From startup to scaleup – how to roadmap – Jen Flynn, Airtasker
One of the most important things you can have as a Product Manager is have a good roadmap. It helps your vision, helps your plan and helps you actually know what you’re going to do when you show up in the morning.
Roadmapping is so important for the actual delivery of product improvements and market growth. VP of Product for Airtasker Jen Flynn explains and shares the story of Airtasker’s transition from startup to major player in the online space.
A native of Ireland, Jen’s career covers platforms including Europe’s Truvo, REA Group and Sportsbet, and she’s a pro on deconstructing a vision and creating a roadmap that can be executed efficiently.
Having proven itself in the marketplace, this on-demand job platform is in the process of transitioning from startup to ‘scaleup’. From humble beginnings with a small crew on board, it is now large enough that users have high expectations. They want a smooth experience with no bugs.
Airtasker was able to scale and expand after achieving initial product market fit by making strategic partnerships. This included electronics outlet ‘The Good Guys’, which had previously been offering a ‘concierge’ service for delivery and installation that was all handled manually at the point of sale.
A second partnership linked Airtasker with SevenWest Media, taking it to the big league and offering excellent media exposure and increased opportunities.
Along the way, Airtasker has learned several lessons. In once instance, an engineer opted to leave, explaining that he enjoyed the less formal feel of a tiny startup. Jen explained that the people who join a startup aren’t the same people who work in corporate.
“They’re innovative and optimistic but as you scale you do need those more corporate behaviours. You need people to build relationships, bring teams together and build connections.”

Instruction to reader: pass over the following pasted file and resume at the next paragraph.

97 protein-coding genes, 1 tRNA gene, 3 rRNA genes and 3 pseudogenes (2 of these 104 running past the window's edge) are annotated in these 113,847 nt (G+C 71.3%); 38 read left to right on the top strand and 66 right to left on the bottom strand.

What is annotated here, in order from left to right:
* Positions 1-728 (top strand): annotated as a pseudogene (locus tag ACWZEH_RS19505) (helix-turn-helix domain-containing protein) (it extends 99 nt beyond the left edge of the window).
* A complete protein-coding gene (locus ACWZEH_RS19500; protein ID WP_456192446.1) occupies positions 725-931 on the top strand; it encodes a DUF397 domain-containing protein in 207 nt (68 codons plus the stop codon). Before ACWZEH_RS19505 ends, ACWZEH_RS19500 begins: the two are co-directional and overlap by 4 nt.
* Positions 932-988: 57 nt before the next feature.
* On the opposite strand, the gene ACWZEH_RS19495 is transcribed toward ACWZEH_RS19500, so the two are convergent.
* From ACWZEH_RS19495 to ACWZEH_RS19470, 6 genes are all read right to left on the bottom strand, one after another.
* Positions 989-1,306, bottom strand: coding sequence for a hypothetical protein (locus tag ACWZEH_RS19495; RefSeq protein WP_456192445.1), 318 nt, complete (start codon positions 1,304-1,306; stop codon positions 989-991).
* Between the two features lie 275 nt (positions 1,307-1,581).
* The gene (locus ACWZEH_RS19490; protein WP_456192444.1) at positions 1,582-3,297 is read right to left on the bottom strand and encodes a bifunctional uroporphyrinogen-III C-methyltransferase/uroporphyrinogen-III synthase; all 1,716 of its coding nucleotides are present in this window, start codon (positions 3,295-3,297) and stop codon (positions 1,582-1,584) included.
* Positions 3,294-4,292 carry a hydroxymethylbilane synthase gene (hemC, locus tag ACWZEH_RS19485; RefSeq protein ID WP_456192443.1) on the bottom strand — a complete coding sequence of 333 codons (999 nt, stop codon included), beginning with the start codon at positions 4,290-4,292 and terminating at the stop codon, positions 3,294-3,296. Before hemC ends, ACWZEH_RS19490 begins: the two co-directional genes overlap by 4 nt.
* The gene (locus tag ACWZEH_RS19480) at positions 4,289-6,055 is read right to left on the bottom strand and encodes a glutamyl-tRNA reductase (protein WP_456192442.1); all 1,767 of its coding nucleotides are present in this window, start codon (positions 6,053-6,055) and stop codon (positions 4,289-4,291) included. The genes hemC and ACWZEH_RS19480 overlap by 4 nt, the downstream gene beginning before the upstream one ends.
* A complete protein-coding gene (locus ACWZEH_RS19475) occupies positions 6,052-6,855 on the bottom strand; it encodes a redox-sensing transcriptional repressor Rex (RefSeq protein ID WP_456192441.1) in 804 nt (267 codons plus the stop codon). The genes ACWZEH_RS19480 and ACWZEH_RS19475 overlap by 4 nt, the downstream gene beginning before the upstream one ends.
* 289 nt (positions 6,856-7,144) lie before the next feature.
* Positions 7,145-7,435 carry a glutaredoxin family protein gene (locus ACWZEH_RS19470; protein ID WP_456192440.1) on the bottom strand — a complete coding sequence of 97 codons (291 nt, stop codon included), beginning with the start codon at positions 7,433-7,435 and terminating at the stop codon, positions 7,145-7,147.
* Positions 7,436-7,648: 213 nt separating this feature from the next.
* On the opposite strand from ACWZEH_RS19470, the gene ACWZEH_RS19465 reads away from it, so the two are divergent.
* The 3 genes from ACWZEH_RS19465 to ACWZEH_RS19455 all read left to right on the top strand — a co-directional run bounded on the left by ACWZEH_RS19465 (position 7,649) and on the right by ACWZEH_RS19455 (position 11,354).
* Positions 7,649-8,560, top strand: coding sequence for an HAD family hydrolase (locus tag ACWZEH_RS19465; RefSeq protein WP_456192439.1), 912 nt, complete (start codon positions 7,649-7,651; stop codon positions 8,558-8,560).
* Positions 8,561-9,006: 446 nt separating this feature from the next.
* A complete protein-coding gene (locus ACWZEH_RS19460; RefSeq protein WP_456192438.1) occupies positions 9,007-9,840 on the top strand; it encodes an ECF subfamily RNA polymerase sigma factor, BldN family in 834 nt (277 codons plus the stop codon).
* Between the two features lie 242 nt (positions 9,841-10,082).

“While scaling, we realised that you can’t just hope things will be ok. We needed to hit actual benchmarks. This switch can sometimes be difficult for the people who came into the business early.”
Jen explains, “As a PM or product leader, you have to get people to join you on the journey, while understanding from your end that it can be emotional for some of them”.
Finishing the product evolution section of her presentation, Jen discussed the importance of governance and making sure that partnerships won’t affect the balance of the company.
Recently Jen created a goal wall – “if what you’re doing isn’t on the wall, you shouldn’t be doing it.” Three months in and despite initial resistance, “This is starting to work. People are joining the product leads in referring to the visualisation of goals on the wall.”
Finally, Jen explains that in a growing company, authority actually needs to de-volve. The people who started and are at the head of the company may not actually be the ones qualified to make decisions. By the stage Airtasker is at, a company should have a product steering committee and allow Product Managers to be final decision makers in their areas.
Jen asked the Leading the Product conference – has your roadmapping lost its way? “It’s supposed to be a force for good but heads can roll for what’s not delivered. Sometimes there can be outside factors that interfere, resulting in a roadmap that doesn’t achieve its goals”.
This is why, Jen reminds, a roadmap must be living, breathing, not laminated and susceptible to change. What’s more, “Not every roadmap is the same. It needs to support the specific goals and needs of your organisation.”
Two types of roadmap blockers
Jen explains that a roadmap can end up in trouble thanks to a couple of types of people within the company:
The micromanager – people who get stuck in the details. Jen’s advice is to take heed that people who aren’t comfortable won’t make decisions. “Work out what they need to feel comfortable and keep them moving”, shares Jen.
‘See-sweeters’ – the choose your own adventure / pick ‘n mix people who can’t see all the hard work you have actually been doing and get distracted by the next shiny thing. “If you encounter these people”, says Jen, “find their influencers and get approval from above to stick with the original vision.”
Secret Road Mapping tips for product leaders
“When used well, a roadmap is a powerful tool in a product manager’s arsenal but it’s a living thing”, says Jen. A good roadmap:
- Needs to be goal oriented, not necessarily project oriented
- Can, will and MUST change (otherwise you don’t notice industry changes like, for example Facebook)
- You have to ‘walk the road’ daily so that you know what you’re doing and why
- Try to get into good habits and encourage your team to do the same
With previous roles as Head of Product Management at Sportsbet and Head of Product – Residential at REA Group, Jen is now VP of Product at Airtasker.
Jen brings over 15 years of expertise in developing commercially robust business and product models to the digital industry. With a result driven focus, she has guided and motivated multi-disciplined teams in dynamic markets, achieving sustainable growth.